If the left want to politicise mask-wearing, a) it is regrettable - why must bloody everything be turned into a culture war issue? and b) it will be counter-productive: if you want to associate your side with a particular action, associate it with an action people want to do.
    'English people want to bring back mask wearing and social distancing'



    https://tinyurl.com/nhytv2m5
    Well they say that. But if they wanted that, you'd see people wearing them. Where they are not required, only a minority wear them.
    82% now say they wear a mask in crowded spaces, down from 97% in mid June. Those avoiding contact outside home has now fallen to only about 50%.

    The number maintaining social distancing has fallen to 39% from 63% in July.

    Over half are now travelling to work again with just under 20% working exclusively from home and another just under 20% doing a hybrid working from home and travelling to work
    https://www.bbc.co.uk/news/health-59009284
  • williamglennwilliamglenn Posts: 38,753
    edited October 22
    @HugoGye
    255,406 covid booster jabs recorded in England yesterday - up from c.214k a week ago.
  • IshmaelZIshmaelZ Posts: 9,768

    kinabalu said:

    kinabalu said:

    BigRich said:

    kinabalu said:

    IshmaelZ said:

    kinabalu said:

    AlistairM said:

    Sad news.


    Ex-MP Frank Field announces he is terminally ill as he backs assisted dying law

    This is very sad. I have never been a Labour supporter but Frank Field is a thoroughly decent man who deserves everyone's respect for a lifetime of service.
    I sense that 'assisted dying' (the debate in which this sad news was announced) is an idea whose time has come.
    It's fundamentally a libertarian issue. If the government would just let us but the drugs we want to buy including barbiturates, we could sort ourselves out.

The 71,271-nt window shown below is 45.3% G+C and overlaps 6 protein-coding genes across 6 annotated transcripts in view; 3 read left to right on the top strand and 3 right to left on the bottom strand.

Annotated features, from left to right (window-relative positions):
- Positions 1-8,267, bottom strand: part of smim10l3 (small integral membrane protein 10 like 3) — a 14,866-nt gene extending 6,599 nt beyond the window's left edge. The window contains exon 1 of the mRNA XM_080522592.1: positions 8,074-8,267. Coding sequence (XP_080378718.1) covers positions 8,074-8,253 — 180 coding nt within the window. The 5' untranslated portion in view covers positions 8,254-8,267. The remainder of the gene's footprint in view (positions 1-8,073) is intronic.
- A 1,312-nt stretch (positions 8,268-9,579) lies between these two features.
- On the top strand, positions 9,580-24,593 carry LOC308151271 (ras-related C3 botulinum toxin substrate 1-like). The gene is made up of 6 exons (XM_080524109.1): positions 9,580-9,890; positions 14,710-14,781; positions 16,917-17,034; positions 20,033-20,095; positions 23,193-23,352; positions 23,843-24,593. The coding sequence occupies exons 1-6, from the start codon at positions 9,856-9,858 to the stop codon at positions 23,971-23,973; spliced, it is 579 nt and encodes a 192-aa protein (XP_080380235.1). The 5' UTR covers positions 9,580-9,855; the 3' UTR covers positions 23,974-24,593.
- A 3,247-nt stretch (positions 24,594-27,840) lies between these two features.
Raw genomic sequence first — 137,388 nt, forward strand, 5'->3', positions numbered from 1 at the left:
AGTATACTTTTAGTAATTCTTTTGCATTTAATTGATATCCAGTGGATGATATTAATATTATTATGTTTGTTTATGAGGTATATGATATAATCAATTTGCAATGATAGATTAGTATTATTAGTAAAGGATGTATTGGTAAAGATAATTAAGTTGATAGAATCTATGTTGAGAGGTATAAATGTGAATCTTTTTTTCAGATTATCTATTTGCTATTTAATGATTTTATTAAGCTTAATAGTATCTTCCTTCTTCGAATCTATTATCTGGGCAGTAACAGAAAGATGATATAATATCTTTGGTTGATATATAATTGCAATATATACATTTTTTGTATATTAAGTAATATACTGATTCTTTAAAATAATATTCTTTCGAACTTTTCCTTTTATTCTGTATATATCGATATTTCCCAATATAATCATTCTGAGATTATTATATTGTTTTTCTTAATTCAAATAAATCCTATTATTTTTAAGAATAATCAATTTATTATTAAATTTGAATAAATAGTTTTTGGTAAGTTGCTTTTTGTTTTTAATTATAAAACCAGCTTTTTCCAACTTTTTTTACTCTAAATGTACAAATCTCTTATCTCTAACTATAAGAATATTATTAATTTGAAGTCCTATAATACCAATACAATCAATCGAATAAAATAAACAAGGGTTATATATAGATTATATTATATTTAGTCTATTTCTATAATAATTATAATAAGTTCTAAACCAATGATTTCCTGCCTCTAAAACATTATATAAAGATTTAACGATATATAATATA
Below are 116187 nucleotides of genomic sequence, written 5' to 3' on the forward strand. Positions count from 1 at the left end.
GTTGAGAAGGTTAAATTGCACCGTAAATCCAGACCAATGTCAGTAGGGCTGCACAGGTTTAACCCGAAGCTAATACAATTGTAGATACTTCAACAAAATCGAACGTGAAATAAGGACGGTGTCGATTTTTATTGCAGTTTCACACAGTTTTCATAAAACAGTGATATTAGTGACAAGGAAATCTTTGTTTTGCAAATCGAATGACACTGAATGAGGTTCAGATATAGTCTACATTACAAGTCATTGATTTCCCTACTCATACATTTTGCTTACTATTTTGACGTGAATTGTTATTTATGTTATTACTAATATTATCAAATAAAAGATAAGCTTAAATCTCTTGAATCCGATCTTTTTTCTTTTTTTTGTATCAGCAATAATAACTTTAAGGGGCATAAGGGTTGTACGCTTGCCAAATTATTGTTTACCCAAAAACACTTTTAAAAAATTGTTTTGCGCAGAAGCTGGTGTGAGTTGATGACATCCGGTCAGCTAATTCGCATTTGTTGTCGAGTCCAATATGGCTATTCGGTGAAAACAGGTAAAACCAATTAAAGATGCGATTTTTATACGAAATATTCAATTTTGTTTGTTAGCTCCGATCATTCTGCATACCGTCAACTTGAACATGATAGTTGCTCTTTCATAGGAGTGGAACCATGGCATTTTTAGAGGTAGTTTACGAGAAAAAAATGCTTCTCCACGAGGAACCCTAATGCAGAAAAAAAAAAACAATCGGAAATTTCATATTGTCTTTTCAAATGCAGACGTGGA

Interesting point you raise here. What's the difference between suicide and an assisted death? I guess it revolves around "needs assistance" - but I can imagine this is not that easy to formulate into a test/question with a binary yes/no result.
    Anything you can legally do, you should be able to ask somebody else for assistance to do, or pay somebody to help you do it.

    I would frame this as 'Assisted Suicide' which I think is both accurate and descriptive.
    Ok, but to test that. If I help a friend who is physically healthy but depressed to take his own life, you don't think that should be legal (for me), do you?
    I do, with safeguards.

    I don't think he should be able to call you up drunk and depressed one night and you go over and stab him to put him out of his misery.

    But if he were to certify that he wishes to die while getting a psychological assessment that he's of sound mind - then a month or two apart give a second certification that he wishes to die while getting a psychological assessment that he's of sound mind, then I think his wishes should be respected.
    Can a physically healthy person who wants to kill themselves be of sound mind? That's quite an interesting question. Otherwise, if he was up to going through 2 formal psychological assessments, months apart, he would most likely be up to doing the deed himself, I'd have thought. So, in practice, we're probably more in the realms of a spur-of-the-moment situation or "help" as in encouragement. "Yeah, do it, mate. Why the fuck not." This sort of thing. Or maybe more active than that. I believe this is (potentially) a criminal offence atm and I don't think I'd wish to change that.
    Since the physically unhealthy requirement proposed at the moment is six months left to live then yes absolutely a physically healthy person of sound mind could want to do so, for a variety of reasons.

    Starting to undergo mental deterioration for dementia might be one. Might have years left to live but facing the prospect of dementia might want to go out at a time of their choosing while still knowing who they are.
    The 6 month provision is distinctly arse about face. In that situation you are surely thinking only 6 months to go, and probably on ad lib morphine. It's if you have 10-15 years of more of the same, I'd have thought, that you'd really want a way out.
  • HYUFD said:

    Boris is a joke.

    Just like Trump, Berlusconi, and that Toronto Mayor who was on the crackpipe.

    All of them surprisingly popular despite or perhaps because of their clown-act.

    None of this has much to do with Nandy herself, except that I think - apart from Nandy being smarter and more charismatic than Keir - Boris would likely struggle (even) more against a female opponent.